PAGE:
What is Chlordane?
Also known as chlordan, chlordane is a chemical compound with chemical formula C10H6CI8. The substance is a colorless liquid with a slightly pungent and chlorine-like odor. The chemical was banned for years in the United States due to its toxicity as a pesticide.
What Types of Industrial Uses Does it Have?
Prior to its banning, the chemical compound was used as a pesticide to control termites and food crop pests. The only commercial use for the viscous liquid substance is for fire ant control.
How Does Chlordane Get Into Your Drinking Water?
The chemical compound is resistant to degradation in the environment and may stay in the air, ground, and water for a long time. It may enter surface water and groundwater through leaching from pesticide applications.
What are the Health Risks Associated with Chlordane?
Some individuals who were exposed for years to levels of chlordane in drinking water above the MCL may experience liver or nervous system problems. They are also prone to increased risk of getting cancer.
How Common is Chlordane in Water?
Although it is no longer used intensively as a pesticide in the United States due to its banning, traces of the chemical contaminant can still be found in the environment including water systems.
What is the EPA’s Contamination Level Standards for Chlordane in Drinking Water?
The EPA has set a maximum contamination level goals (MCLG) of zero for the chemical contaminant chlordane. The maximum contaminant level (MCL) for the water pollutant is set at 0.002 mg/L or 2 ppb.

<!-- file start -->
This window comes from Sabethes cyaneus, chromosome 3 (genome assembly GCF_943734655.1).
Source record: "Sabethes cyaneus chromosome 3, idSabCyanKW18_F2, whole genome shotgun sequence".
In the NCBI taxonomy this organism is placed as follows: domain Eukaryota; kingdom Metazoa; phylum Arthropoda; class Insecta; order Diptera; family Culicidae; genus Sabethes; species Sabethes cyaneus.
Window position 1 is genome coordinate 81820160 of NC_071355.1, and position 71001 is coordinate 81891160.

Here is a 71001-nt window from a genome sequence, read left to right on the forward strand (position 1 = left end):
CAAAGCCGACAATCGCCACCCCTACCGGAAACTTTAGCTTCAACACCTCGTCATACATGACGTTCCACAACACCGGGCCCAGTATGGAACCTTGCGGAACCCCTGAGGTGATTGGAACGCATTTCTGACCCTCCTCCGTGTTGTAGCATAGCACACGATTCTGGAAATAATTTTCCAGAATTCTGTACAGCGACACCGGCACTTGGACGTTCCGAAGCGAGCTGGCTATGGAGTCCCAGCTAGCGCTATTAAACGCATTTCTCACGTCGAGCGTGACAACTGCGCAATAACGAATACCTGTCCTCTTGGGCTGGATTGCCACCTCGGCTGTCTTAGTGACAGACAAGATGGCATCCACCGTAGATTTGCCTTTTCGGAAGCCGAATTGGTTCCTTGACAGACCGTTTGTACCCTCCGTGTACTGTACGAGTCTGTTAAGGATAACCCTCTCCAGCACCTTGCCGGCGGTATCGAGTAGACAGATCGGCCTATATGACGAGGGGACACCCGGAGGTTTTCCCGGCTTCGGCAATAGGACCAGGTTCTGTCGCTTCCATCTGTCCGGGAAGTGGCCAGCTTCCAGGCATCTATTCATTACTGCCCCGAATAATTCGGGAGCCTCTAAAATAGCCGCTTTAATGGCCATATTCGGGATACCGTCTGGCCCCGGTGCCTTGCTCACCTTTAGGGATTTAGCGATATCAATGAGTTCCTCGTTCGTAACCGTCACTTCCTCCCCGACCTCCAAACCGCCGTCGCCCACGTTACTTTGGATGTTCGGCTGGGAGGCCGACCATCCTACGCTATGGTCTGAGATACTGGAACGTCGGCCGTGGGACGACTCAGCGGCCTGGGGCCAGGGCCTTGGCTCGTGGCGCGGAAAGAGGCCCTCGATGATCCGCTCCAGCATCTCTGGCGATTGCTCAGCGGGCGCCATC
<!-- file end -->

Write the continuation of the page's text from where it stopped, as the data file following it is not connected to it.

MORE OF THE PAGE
What is the Best Reduction Media for Removing Chlordane from Drinking Water?
You can effectively and safely remove the pollutant using a water filter system with granular activated carbon. Water filtration systems like AquaOx are made with premium activated carbon to eliminate chemical contaminants like chlordane from your drinking water. Get yours today and keep your family away from the harmful effects of chlordane!
From The Agency of Toxic Substances and Disease Registry
Chlordane is a man-made chemical that was used as a pesticide in the United States from 1948 to 1988. It is sometimes referred to by the trade names Octachlor® and Velsicol 1068®. It is a thick liquid whose color ranges from colorless to amber, depending on its purity. It may have no smell or a mild, irritating smell. We do not know what it tastes like. Chlordane is not a single chemical, but is a mixture of many related chemicals, of which about 10 are major components. Some of the major components are trans-chlordane, cis-chlordane, beta-chlordene, heptachlor, and trans-nonachlor. Chlordane does not dissolve in water. Therefore, before it can be used as a spray, it must be placed in water with emulsifiers (soap-like substances), which results in a milky-looking mixture.
From 1983 until 1988, chlordane’s only approved use was to control termites in homes. The pesticide was applied underground around the foundation of homes. When chlordane is used in the soil around a house, it kills termites that come into contact with it.
Before 1978, chlordane was also used as a pesticide on agricultural crops, lawns, and gardens and as a fumigating agent. Because of concerns over cancer risk, evidence of human exposure and build up in body fat, persistence in the environment, and danger to wildlife, the EPA canceled the use of chlordane on food crops and phased out other above-ground uses over the next 5 years. In 1988, when the EPA canceled chlordane’s use for controlling termites, all approved use of chlordane in the United States stopped.